The next was prompted by my first grandchild and Jan Zalasciewiecz's geological adventure, The Planet in a Pebble:



Picking up Stones

'Put her on a beach and she picks up stones
all day long', the woman said, her eyes fixed
on a child playing in wet sand: 'Stones, stones
and more stones… Don' know if it's the colour,
feel…  Puts them in piles does little Miss Tidy…'
'Which ones she like best?' asked the man nearby.
'White. Don' ask me why'.  'Pr'aps she thinks they’re eggs',
he laughed, teeth big.  'Don’ be daft.  She likes brown
ones too, calls them her squirrel nuts'.  His eyes
went global now: 'Eats them, does she?'  '...Weird
you are...  She loves her stones.  Tactile she is'.

But Rhondda, even in its greening, is the pointer on my compass, which reminds me of something a friend said back one day from Canada: 'It's like they never lived'.

                    You plant a pine
                    and it’s all gone,
                    the mountain spine
                    just rag and bone.
Our lives are full of ghosts who surface in our mind, like Hopkins, the Thomases, Hone Tuwhare, Alberti, El Greco, Gauguin…
 Magritte's Window
 I was drawn away to a tall window
 that looked down on the Mersey and out
 to Birkenhead: a grey slab of water,
 a dark hump of industry and a huge
 blue sky above full of those insipid
 clouds I thought I’d left behind in the room.
 It was the light that drew me, or perhaps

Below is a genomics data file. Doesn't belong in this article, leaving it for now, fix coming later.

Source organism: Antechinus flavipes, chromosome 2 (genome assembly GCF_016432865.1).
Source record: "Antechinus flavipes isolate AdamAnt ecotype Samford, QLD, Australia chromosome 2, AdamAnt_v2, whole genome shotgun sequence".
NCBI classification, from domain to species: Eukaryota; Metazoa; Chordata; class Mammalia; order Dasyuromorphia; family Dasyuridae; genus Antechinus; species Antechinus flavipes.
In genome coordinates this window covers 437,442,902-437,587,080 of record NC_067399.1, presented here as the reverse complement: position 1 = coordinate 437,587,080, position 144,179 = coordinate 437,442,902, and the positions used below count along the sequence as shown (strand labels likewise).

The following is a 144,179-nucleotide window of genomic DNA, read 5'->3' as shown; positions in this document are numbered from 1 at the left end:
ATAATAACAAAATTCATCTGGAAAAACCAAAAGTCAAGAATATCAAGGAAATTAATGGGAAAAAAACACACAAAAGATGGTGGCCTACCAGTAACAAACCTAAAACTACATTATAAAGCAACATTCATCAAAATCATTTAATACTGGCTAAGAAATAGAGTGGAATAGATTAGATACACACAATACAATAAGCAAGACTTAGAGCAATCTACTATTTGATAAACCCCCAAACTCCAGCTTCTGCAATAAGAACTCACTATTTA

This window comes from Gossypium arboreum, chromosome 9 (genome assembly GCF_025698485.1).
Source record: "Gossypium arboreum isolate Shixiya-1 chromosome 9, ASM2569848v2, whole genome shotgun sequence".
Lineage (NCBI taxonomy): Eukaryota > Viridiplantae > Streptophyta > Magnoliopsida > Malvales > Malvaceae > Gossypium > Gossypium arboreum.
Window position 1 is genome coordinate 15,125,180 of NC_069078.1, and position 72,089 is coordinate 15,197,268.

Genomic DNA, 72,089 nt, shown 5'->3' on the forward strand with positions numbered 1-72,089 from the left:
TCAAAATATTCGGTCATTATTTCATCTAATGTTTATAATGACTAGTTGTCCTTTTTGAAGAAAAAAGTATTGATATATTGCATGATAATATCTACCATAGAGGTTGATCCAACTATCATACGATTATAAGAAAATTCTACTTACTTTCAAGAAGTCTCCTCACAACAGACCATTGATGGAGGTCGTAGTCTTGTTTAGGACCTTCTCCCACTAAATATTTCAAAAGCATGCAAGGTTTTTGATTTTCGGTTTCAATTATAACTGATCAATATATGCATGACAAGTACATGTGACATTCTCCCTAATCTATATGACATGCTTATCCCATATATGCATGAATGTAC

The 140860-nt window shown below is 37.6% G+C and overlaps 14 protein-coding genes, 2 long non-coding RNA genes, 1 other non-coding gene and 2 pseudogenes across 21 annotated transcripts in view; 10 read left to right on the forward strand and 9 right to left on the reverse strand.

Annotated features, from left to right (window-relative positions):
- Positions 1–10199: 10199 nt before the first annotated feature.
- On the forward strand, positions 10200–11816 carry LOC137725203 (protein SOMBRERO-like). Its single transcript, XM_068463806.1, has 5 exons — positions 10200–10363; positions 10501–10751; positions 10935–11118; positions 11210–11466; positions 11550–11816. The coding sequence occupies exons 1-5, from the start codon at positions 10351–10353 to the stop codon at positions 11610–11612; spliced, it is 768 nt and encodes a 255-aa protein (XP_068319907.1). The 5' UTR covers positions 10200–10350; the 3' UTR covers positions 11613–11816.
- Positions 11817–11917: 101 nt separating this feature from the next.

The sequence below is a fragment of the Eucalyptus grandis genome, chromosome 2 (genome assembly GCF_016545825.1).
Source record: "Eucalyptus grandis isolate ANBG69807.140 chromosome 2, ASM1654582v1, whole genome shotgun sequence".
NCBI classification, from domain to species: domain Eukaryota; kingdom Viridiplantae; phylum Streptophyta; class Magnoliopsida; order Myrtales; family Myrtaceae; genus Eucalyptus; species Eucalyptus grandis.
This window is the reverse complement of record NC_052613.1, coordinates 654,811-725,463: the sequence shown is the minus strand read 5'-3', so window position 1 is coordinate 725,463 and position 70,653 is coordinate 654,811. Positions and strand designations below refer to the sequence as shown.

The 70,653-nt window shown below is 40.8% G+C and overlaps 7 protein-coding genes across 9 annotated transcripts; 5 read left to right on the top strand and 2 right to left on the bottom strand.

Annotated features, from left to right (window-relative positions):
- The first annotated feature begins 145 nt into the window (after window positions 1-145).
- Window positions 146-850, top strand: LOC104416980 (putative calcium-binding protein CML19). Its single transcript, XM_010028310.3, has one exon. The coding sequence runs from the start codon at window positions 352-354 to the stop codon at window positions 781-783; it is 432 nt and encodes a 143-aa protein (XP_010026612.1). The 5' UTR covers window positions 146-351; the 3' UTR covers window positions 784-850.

a longing to see water and clouds move
 (for move they do), verify what my own
 eyes see (if see they do).  I’d all but touched
 the glass when I caught a swirling brush-mark
 down on the shoreline.  As I stood there, still
 unconvinced by the deadpan clouds, a slap
 of stippled guano gave the game away.
   Sooner or later words and paint end up on the same canvas:

     Dirty Dancing 

     Anthracite river, black and shiny,
     running along with wagons of coal
     on the railway, how you rock and roll 
     in the rain all the way down to the sea! 
     That was then.  Now:
     Thirty years on
     I was back taking snaps
     for the album:
     the same street
     with the same shops 
     to one side;
     the same river
     running out
     in the same direction;
     the same mountains
     with the same cloud
     between.  But
     down the street,
     in the park,
     at the bus stop,
     no one whistling. 

Language, they say, is processed via the left side of the brain, the analytical side, while visuals go to the right.  But metaphor is different, says Iain McGilchrist (The Master and his Emissary: The Divided Brain) who sees a gestalt energy at work in poems and paintings alike.  He may be right